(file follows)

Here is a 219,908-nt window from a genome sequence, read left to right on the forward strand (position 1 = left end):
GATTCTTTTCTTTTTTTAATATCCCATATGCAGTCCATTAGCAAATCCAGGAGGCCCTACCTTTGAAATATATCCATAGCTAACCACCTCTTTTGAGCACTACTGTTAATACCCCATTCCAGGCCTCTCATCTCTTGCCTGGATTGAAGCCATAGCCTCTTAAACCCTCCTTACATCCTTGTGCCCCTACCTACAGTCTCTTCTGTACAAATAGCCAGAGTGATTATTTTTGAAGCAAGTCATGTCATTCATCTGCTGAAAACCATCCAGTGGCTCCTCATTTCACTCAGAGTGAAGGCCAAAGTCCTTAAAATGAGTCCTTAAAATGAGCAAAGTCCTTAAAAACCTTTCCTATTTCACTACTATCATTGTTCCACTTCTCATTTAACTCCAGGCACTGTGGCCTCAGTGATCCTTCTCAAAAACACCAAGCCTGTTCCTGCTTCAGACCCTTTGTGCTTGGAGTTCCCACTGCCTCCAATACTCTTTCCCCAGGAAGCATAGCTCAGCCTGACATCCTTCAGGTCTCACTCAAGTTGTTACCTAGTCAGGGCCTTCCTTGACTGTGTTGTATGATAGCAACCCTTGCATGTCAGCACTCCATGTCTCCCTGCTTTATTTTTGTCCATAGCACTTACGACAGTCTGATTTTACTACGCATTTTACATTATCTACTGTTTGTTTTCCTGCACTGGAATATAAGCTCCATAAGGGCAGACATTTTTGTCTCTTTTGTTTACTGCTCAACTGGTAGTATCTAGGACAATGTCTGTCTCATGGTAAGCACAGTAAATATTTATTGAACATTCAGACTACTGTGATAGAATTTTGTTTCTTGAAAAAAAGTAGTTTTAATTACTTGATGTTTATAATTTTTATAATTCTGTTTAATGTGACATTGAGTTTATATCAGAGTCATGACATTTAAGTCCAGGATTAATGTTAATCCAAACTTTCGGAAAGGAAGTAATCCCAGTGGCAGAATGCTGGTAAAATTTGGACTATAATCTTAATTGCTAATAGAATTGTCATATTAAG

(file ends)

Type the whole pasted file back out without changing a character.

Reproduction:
Here is a 219,908-nt window from a genome sequence, read left to right on the forward strand (position 1 = left end):
GATTCTTTTCTTTTTTTAATATCCCATATGCAGTCCATTAGCAAATCCAGGAGGCCCTACCTTTGAAATATATCCATAGCTAACCACCTCTTTTGAGCACTACTGTTAATACCCCATTCCAGGCCTCTCATCTCTTGCCTGGATTGAAGCCATAGCCTCTTAAACCCTCCTTACATCCTTGTGCCCCTACCTACAGTCTCTTCTGTACAAATAGCCAGAGTGATTATTTTTGAAGCAAGTCATGTCATTCATCTGCTGAAAACCATCCAGTGGCTCCTCATTTCACTCAGAGTGAAGGCCAAAGTCCTTAAAATGAGTCCTTAAAATGAGCAAAGTCCTTAAAAACCTTTCCTATTTCACTACTATCATTGTTCCACTTCTCATTTAACTCCAGGCACTGTGGCCTCAGTGATCCTTCTCAAAAACACCAAGCCTGTTCCTGCTTCAGACCCTTTGTGCTTGGAGTTCCCACTGCCTCCAATACTCTTTCCCCAGGAAGCATAGCTCAGCCTGACATCCTTCAGGTCTCACTCAAGTTGTTACCTAGTCAGGGCCTTCCTTGACTGTGTTGTATGATAGCAACCCTTGCATGTCAGCACTCCATGTCTCCCTGCTTTATTTTTGTCCATAGCACTTACGACAGTCTGATTTTACTACGCATTTTACATTATCTACTGTTTGTTTTCCTGCACTGGAATATAAGCTCCATAAGGGCAGACATTTTTGTCTCTTTTGTTTACTGCTCAACTGGTAGTATCTAGGACAATGTCTGTCTCATGGTAAGCACAGTAAATATTTATTGAACATTCAGACTACTGTGATAGAATTTTGTTTCTTGAAAAAAAGTAGTTTTAATTACTTGATGTTTATAATTTTTATAATTCTGTTTAATGTGACATTGAGTTTATATCAGAGTCATGACATTTAAGTCCAGGATTAATGTTAATCCAAACTTTCGGAAAGGAAGTAATCCCAGTGGCAGAATGCTGGTAAAATTTGGACTATAATCTTAATTGCTAATAGAATTGTCATATTAAG